On the morning of 21 June 1919, a group of children from Stromness were preparing for a school trip. They were going out into Scapa Flow to look at the interned German Navy. But this school trip would be cut short and become a day remembered in Orkney’s history forevermore.
As the school children left Stromness at 10am on board the Flying Kestrel, the raising of a single flag from one of the German warships marked the start of the greatest loss of shipping in a single day in world history. Greater than Pearl Harbour. These young Orcadians were about to get a ringside seat to the scuttling of the German High Seas Fleet.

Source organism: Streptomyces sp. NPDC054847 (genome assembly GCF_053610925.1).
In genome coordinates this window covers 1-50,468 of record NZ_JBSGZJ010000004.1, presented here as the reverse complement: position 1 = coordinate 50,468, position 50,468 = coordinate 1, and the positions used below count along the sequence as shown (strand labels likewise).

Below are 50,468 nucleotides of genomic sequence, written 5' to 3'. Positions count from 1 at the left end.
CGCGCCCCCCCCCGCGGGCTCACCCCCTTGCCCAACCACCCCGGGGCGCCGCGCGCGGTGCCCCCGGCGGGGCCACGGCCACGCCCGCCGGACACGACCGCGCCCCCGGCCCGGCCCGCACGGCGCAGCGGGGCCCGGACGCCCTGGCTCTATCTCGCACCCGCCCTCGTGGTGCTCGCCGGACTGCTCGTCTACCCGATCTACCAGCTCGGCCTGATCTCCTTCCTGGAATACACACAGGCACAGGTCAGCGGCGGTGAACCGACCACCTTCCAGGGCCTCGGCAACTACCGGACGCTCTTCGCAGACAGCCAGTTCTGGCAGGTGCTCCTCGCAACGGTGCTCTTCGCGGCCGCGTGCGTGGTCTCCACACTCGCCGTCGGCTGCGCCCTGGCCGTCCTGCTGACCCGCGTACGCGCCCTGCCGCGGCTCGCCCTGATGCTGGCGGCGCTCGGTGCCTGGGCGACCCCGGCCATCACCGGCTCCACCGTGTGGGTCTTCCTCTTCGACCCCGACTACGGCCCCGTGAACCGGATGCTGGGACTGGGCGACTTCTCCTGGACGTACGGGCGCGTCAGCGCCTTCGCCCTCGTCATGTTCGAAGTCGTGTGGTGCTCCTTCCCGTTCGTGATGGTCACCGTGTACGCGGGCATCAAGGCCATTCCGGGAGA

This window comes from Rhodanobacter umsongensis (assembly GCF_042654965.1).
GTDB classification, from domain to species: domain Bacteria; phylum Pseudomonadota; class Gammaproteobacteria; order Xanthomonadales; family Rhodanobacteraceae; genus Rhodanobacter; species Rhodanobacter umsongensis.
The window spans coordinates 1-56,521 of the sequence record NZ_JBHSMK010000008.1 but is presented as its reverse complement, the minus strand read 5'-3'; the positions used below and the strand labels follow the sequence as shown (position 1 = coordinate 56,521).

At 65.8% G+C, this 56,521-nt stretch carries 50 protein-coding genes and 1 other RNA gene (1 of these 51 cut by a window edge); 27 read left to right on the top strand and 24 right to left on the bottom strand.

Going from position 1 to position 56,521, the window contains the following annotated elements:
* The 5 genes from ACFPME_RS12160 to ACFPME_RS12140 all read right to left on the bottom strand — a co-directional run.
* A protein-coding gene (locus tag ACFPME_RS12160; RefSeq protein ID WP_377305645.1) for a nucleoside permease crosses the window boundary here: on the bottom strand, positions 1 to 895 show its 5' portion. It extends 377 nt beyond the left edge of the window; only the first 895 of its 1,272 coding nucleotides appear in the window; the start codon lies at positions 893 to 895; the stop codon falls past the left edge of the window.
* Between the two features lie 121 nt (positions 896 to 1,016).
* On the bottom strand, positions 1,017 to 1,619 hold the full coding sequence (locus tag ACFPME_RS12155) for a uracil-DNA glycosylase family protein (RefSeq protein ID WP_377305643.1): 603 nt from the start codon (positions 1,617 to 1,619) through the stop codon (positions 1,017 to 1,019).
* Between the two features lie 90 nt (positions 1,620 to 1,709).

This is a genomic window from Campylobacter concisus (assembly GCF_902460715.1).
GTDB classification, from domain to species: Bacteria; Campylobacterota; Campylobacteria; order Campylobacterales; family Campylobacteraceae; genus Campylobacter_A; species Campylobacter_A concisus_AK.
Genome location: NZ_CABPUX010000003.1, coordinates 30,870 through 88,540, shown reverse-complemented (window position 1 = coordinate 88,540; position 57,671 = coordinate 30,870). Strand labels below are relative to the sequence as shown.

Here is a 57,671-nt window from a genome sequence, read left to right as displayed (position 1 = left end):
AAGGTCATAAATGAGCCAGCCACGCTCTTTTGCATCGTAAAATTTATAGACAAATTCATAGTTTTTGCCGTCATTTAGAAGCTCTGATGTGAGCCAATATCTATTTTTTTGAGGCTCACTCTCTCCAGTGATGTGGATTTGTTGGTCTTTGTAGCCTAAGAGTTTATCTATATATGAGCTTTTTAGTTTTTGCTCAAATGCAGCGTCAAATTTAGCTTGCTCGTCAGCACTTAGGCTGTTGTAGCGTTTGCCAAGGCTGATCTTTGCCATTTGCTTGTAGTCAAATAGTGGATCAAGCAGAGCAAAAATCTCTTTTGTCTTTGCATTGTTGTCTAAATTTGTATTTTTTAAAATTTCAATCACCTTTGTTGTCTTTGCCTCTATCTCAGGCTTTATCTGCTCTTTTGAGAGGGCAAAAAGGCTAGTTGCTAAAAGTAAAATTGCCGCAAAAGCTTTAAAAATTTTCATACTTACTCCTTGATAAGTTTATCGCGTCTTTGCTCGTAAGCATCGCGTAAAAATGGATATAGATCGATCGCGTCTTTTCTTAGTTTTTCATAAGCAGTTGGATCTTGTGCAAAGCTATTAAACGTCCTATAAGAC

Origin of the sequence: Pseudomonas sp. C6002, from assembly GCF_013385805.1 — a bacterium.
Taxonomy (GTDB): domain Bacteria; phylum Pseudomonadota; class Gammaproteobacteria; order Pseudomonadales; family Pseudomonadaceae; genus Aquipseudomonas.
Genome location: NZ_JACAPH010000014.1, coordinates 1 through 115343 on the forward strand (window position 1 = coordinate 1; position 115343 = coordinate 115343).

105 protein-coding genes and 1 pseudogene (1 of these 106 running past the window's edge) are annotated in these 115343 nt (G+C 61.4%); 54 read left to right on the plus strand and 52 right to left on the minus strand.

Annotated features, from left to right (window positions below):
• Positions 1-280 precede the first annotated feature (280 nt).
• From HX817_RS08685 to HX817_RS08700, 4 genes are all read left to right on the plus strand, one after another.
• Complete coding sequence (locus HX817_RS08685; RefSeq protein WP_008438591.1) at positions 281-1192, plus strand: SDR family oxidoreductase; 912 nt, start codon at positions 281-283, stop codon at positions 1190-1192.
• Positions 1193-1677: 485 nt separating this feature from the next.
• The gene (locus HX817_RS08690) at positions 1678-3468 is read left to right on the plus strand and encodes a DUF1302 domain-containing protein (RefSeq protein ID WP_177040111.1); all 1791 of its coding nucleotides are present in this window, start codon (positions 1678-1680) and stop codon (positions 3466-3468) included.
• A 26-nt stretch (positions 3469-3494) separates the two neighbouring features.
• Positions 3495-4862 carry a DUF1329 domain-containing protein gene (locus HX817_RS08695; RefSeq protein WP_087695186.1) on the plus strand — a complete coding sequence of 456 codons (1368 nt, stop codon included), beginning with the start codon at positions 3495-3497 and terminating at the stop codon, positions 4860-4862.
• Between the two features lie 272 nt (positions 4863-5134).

Over the next 8 hours, 52 of the 74 interned warships were sunk and 1,800 sailors were taken as prisoners of war.
100 years later as Orkney marks the anniversary of the scuttling, young Orcadians recount the trip their counterparts took re-telling the events of the days through the recorded accounts and experiences of those school children on board the Flying Kestrel
The unforgettable school trip that watched the scuttling of the German High Seas Fleet.